SteveK December 8th, 2009
On November 10, 2009 the Court of Appeals for the the10th Circuit permitted Union Pacific Railroad (UPR) to intervene in the CERCLA action for the purpose of challenging a pending settlement between 44 other PRPs and the U.S.
In U.S. v. Albert Investment Company, et. al. the 10th Circuit Court weighed in on a dispute among courts in various jurisdictions as to whether protection of the right of contribution under Section 113 is an interest that is legally sufficient to permit intervention as of right. The Court held that it is and reversed a decision of the District Court denying UPR’s motion to intervene.
The U.S. had negotiated a settlement with the 44 PRPs for the Double Eagle Lubricants Superfund Site in Oklahoma City. The 12-acre site was owned by UPR as a result of its acquisition of the Missouri Pacific Railroad Company. The U.S. filed suit against the 44 PRPs to effectuate the settlement by entry of a Consent Decree that provided the PRP group protection from suit. UPR, which had been sued separately, moved to intervene in the suit against the 44 since the Consent Decree would provide immunity from the contribution claims of UPR. The Court reasoned that when Section 113(f) is read as a whole that it is clear that a contribution right exists until it is eliminated by a settlement. The Court concluded that a delay in the proceedings to address UPR’s challenge would do no more than delay the allocation of costs among all the PRPs (including UPR) since the remediation was complete. Further, the Court held that the statutory right to contribution is worthy of protection. Finally, the Court held that UPR’s failure to agree to settlement does not diminish its right to intervene. The Court noted that the trial court might still decide against UPR and extinguish its contribution right; however, that does not make them any less interested or impair its interest in the disposition of the case. The Court also held that UPR’s right to comment on the settlement during the notice-and-comment period required for lodging of a Consent Decree was insufficient to protect UPR’s statutory rights because, in part, only a decision by a court on the claims of the intervenor would be subject to appellate review.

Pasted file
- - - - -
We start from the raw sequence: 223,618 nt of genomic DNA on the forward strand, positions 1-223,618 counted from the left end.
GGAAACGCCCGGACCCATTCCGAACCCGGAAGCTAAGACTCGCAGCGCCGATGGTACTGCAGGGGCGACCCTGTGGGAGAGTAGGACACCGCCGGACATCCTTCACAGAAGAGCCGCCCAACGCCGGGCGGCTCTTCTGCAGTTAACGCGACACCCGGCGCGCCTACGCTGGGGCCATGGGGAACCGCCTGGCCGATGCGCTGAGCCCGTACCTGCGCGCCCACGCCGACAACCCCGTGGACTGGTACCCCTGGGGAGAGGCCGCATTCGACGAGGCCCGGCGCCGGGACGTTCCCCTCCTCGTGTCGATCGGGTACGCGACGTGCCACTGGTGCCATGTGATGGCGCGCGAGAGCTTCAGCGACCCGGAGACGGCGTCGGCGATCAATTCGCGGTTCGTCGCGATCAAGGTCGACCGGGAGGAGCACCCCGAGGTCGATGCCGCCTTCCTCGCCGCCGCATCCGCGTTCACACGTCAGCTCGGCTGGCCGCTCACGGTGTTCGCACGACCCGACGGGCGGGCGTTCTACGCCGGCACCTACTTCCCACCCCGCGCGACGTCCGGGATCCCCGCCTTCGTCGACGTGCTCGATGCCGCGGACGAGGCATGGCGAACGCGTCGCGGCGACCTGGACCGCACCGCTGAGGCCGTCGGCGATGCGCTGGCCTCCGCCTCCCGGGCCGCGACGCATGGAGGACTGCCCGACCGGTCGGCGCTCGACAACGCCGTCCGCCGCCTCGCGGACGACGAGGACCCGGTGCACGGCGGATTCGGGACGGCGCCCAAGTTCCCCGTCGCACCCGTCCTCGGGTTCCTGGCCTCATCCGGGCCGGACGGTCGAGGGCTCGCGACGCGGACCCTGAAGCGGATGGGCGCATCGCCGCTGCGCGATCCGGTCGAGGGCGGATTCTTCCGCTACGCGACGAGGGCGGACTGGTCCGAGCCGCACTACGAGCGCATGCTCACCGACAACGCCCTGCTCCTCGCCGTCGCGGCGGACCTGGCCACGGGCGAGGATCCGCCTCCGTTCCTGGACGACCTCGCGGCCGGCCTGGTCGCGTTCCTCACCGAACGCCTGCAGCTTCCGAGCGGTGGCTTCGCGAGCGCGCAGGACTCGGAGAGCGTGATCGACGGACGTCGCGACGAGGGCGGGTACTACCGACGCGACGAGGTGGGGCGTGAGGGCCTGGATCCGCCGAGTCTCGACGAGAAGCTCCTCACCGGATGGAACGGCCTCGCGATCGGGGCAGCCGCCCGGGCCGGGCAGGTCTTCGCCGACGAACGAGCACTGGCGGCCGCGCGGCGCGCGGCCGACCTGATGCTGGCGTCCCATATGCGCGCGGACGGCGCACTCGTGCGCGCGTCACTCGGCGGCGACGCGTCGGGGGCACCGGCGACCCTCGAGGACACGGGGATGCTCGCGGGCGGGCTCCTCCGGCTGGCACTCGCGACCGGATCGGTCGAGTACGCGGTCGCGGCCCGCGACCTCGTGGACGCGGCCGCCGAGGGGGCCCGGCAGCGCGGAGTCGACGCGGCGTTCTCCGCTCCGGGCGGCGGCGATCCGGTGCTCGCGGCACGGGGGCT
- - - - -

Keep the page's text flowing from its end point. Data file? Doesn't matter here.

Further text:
This decision has potentially significant implications with regard to settlement of CERCLA matters. The government would have to be wary of bringing a separate suit against secondary PRPs in anticipation of a quick settlement, expecting to be able to carve out other PRPs.
DiFrancesco, Bateman, Coley, Yospin, Kunzman, Davis & Lehrer, PC ( www.dbnjlaw.com ) is a full service law firm in New Jersey which provides a broad range of legal services, including the representation of clients in environmental matters. For additional information about the matters in this bulletin or in the firm’s environmental practice, please contact Steven A. Kunzman, Esq. who heads our Environmental Department.